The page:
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SPP4: The music of my children's laughter

Updated: Mar 14, 2022

It's been a rocky few months, for one reason and another, mostly family-related and Covid and impending war certainly haven't helped matters. Current affairs create stress and worry, which can affect us all (more on that shortly), some more than others. We find ourselves in a caravan overlooking the sea, on holiday with Child B and C for the latter's birthday. It's a haven away from the tension of life, the universe and everything. As my vicar says, it's like hitting the reset button. Leaving the town behind and heading to a familiar destination, it brings a sense of infectious charged anticipation for the kids. The giggles, the excitement, the advent thrill of the lights and sounds of the arcade already creating the sense of wonder conjured from memory and it is as if we've already arrived. Child B loves to point out every river, bridge, road and petrol station along the way, a list that doesn't change between visits and so brings familiarity even to myself and the better half. Each list item is the most precious thing on earth to him and so it is to us. Esso has never been such a joyous sight for any other reason!

Today we explored the familiar sights of the animals and farm vehicles in one of our favourite haunts, hand-feeding goats, alpacas and lambs whilst taking in the sensory joy of their soft fur and nibbly teeth and tongues. Then to the arcade to reel in "fish" and win bucketloads of tickets.

I'm reminded of Godfrey Birtill's Christian worship song, Outrageous Grace:

There's a lot of pain but a lot more healing

There's a lot of trouble but a lot more peace

There's a lot of hate but a lot more loving

There's a lot of sin but a lot more grace

And I remember that whatever is happening in the world, whatever destruction is being wreaked, whatever pain, hurt and suffering, in the momentary laughter of a child, all is well.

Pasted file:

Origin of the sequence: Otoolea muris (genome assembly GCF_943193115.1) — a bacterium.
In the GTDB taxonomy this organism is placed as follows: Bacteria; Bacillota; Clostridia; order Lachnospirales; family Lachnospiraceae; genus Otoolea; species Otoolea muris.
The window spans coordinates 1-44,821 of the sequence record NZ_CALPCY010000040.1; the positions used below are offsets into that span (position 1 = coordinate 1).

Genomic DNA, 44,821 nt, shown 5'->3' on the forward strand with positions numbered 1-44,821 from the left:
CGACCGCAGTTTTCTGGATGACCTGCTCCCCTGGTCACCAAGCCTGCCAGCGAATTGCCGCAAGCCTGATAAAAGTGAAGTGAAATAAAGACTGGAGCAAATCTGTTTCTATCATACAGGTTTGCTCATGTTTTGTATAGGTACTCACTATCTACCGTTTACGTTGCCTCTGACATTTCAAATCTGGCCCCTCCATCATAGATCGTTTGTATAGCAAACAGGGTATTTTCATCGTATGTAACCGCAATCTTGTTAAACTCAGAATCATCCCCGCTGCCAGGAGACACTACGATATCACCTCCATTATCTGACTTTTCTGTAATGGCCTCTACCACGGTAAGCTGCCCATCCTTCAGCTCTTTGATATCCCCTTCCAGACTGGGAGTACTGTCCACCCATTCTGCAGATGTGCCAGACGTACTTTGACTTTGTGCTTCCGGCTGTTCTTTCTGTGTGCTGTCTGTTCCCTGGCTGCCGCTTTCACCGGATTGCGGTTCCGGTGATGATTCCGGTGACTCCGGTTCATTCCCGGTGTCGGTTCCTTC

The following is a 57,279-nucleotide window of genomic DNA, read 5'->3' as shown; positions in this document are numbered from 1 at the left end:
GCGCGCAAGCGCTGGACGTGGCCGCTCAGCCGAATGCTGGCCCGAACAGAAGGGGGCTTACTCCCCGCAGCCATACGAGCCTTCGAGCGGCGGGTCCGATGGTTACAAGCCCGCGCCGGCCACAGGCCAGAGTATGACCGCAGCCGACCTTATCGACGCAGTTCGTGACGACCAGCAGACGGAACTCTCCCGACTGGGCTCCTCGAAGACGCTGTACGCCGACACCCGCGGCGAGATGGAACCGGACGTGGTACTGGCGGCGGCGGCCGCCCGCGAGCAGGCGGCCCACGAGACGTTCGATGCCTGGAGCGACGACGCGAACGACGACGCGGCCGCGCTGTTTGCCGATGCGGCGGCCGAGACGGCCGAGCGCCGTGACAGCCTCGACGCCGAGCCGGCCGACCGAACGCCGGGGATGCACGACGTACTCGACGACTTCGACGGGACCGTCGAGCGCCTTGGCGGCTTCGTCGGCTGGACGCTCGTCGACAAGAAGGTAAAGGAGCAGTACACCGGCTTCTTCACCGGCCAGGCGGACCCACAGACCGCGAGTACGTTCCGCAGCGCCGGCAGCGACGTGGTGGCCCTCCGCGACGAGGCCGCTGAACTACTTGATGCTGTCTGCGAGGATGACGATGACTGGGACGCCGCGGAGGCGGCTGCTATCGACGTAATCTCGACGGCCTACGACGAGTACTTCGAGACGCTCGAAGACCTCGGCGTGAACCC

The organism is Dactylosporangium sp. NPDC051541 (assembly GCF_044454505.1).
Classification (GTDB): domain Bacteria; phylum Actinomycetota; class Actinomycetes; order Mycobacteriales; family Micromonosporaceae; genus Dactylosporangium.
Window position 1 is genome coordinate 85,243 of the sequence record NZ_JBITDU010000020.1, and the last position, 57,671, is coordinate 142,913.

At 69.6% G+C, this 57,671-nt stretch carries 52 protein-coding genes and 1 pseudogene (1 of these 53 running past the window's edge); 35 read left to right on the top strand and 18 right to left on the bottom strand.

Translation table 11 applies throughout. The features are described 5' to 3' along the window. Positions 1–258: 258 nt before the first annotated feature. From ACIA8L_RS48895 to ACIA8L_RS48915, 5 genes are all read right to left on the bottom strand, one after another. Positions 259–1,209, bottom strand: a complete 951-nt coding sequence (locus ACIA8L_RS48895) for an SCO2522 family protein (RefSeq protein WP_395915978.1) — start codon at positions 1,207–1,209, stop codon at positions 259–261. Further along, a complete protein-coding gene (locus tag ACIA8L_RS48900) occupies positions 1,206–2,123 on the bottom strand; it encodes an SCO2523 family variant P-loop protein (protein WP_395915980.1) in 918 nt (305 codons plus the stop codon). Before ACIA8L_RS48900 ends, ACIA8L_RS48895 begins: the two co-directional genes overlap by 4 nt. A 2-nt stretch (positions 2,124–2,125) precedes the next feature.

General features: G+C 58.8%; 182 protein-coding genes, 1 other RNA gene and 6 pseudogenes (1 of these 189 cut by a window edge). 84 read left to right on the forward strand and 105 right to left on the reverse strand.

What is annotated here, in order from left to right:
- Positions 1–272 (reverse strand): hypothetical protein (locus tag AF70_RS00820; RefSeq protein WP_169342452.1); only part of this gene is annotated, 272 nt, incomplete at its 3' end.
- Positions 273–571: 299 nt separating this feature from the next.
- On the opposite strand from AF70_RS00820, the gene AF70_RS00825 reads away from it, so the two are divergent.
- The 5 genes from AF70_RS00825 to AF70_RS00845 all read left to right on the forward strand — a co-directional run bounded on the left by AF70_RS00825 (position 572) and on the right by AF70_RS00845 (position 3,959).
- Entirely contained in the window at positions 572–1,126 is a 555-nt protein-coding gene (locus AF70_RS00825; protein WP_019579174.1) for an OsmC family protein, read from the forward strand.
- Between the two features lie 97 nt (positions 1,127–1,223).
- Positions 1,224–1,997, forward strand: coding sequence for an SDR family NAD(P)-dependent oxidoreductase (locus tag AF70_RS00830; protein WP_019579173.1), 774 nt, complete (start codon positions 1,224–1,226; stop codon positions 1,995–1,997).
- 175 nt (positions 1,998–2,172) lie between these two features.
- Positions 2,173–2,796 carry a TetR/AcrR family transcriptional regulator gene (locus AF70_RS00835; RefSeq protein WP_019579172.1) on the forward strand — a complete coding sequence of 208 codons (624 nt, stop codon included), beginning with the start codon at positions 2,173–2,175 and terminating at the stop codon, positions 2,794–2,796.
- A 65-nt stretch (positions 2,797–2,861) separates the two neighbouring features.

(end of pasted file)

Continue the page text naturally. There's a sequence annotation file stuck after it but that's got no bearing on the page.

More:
David George Haskell, in his book The Song of Trees (2017), repeatedly visits twelve trees around the world over twelve years, recording the sounds that they make, fascinated by the changes that those trees undertake throughout that time in those environments - for one in particular, the sound of the underground could be heard resonating through that tree, yet not with human ears! It led me to me to consider what environments have impacted upon me in my own growth. When I was younger, I was asked what I hoped my future career might look like. The answer was, inevitably, to graduate from a conservatoire as a conductor, spend ten years honing my craft on the world landscape, settle, have and raise children while lecturing at a university and then consider a return to performing once they were all grown up. On meeting my beautiful Sara, I was asked the question again and suddenly I realised that my answer had changed.

I was now a parent. I was already conducting at university as an associate lecturer and felt reasonably confident in my skill levels (that's not to say that I couldn't have gained more from a conservatoire, of course), but career-wise, I had leapt forwards by fifteen years or so. This beautiful opportunity to share a connection with our children, the future of our family - our people - and to create a place to call home with them was overwhelming and a true, true blessing. Becoming a parent has influenced how I develop as a person and to be thrown into a completely unknown situation has, on the one hand been bewildering and terrifying, but on another a blessing like no other.

We're all affected by the crisis in Ukraine, in one capacity or another (GCT, 2022), but there is something about the innocence of our children and shielding them from the horrors on the other side of the world at whatever cost. James Garbarino (2008) quotes six-year-old Brittany, "Mommy, are terrorists people too?" Bad enough that any child should know that word, but I know that I will protect my children from those horrors until my dying breath.

As musicians we may well question whether our work might become cultural pawns, appropriated by whichever government seeks to forge a connection with it and weaponise it, as Wagner's legacy found (Kater, 1997) with the Nazis, but more powerfully, we can use it to recognise public feeling and to channel it in a new direction towards unification and peace.

If nothing else, perhaps we can somehow remind the world that we were all children once, and seek to find our own laughter again. And again I remember that whatever is happening in the world, whatever destruction is being wreaked, whatever pain, hurt and suffering, in the momentary laughter of a child, all is well.



Birtill, G. (2007). Outrageous Grace. Very God. Toronto, Canada: Kingsway Music [CD]

Garbarino, J. (2008). Children and the Dark Side of Human Experience. Berlin: Springer Science

GCT. (2022). Conflict in Ukraine. Council on Foreign Relations [accessed 13 March 2022]

Haskell, D. G. (2017). The Song of Trees. New York: Viking Press USA

Kater, M.H. (1997). The Twisted Muse: Musicians and their Music in the Third Reich. Oxford: Oxford University Press

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